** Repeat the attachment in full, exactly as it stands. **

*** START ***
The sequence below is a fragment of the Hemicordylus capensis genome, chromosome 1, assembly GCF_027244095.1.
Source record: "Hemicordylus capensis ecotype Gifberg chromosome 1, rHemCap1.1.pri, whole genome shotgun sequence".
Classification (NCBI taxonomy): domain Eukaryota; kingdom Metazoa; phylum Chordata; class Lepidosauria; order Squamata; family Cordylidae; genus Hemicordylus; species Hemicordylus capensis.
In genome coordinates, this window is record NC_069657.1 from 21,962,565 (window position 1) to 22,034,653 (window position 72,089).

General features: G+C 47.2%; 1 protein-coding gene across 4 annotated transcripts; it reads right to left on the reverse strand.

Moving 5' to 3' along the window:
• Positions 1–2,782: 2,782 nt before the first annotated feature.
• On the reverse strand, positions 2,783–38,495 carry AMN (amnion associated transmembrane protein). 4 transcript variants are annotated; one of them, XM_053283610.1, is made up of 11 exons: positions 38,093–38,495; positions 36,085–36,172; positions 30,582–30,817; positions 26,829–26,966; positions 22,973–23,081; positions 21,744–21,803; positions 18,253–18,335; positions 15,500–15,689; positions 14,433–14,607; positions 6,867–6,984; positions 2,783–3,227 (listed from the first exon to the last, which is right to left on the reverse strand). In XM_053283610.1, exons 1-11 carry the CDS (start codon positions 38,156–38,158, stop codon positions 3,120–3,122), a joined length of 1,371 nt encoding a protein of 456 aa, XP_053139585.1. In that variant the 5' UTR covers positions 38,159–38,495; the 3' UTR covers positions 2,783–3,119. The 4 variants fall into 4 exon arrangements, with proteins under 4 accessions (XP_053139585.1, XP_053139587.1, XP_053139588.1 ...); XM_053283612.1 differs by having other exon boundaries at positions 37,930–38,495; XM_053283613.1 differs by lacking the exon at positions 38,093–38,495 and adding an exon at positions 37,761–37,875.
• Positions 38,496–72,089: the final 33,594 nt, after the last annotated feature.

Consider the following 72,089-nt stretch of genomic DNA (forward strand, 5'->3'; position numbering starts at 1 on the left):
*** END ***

The sequence below is a fragment of the Hemicordylus capensis genome, chromosome 1, assembly GCF_027244095.1.
Source record: "Hemicordylus capensis ecotype Gifberg chromosome 1, rHemCap1.1.pri, whole genome shotgun sequence".
Classification (NCBI taxonomy): domain Eukaryota; kingdom Metazoa; phylum Chordata; class Lepidosauria; order Squamata; family Cordylidae; genus Hemicordylus; species Hemicordylus capensis.
In genome coordinates, this window is record NC_069657.1 from 21,962,565 (window position 1) to 22,034,653 (window position 72,089).

General features: G+C 47.2%; 1 protein-coding gene across 4 annotated transcripts; it reads right to left on the reverse strand.

Moving 5' to 3' along the window:
• Positions 1–2,782: 2,782 nt before the first annotated feature.
• On the reverse strand, positions 2,783–38,495 carry AMN (amnion associated transmembrane protein). 4 transcript variants are annotated; one of them, XM_053283610.1, is made up of 11 exons: positions 38,093–38,495; positions 36,085–36,172; positions 30,582–30,817; positions 26,829–26,966; positions 22,973–23,081; positions 21,744–21,803; positions 18,253–18,335; positions 15,500–15,689; positions 14,433–14,607; positions 6,867–6,984; positions 2,783–3,227 (listed from the first exon to the last, which is right to left on the reverse strand). In XM_053283610.1, exons 1-11 carry the CDS (start codon positions 38,156–38,158, stop codon positions 3,120–3,122), a joined length of 1,371 nt encoding a protein of 456 aa, XP_053139585.1. In that variant the 5' UTR covers positions 38,159–38,495; the 3' UTR covers positions 2,783–3,119. The 4 variants fall into 4 exon arrangements, with proteins under 4 accessions (XP_053139585.1, XP_053139587.1, XP_053139588.1 ...); XM_053283612.1 differs by having other exon boundaries at positions 37,930–38,495; XM_053283613.1 differs by lacking the exon at positions 38,093–38,495 and adding an exon at positions 37,761–37,875.
• Positions 38,496–72,089: the final 33,594 nt, after the last annotated feature.

Consider the following 72,089-nt stretch of genomic DNA (forward strand, 5'->3'; position numbering starts at 1 on the left):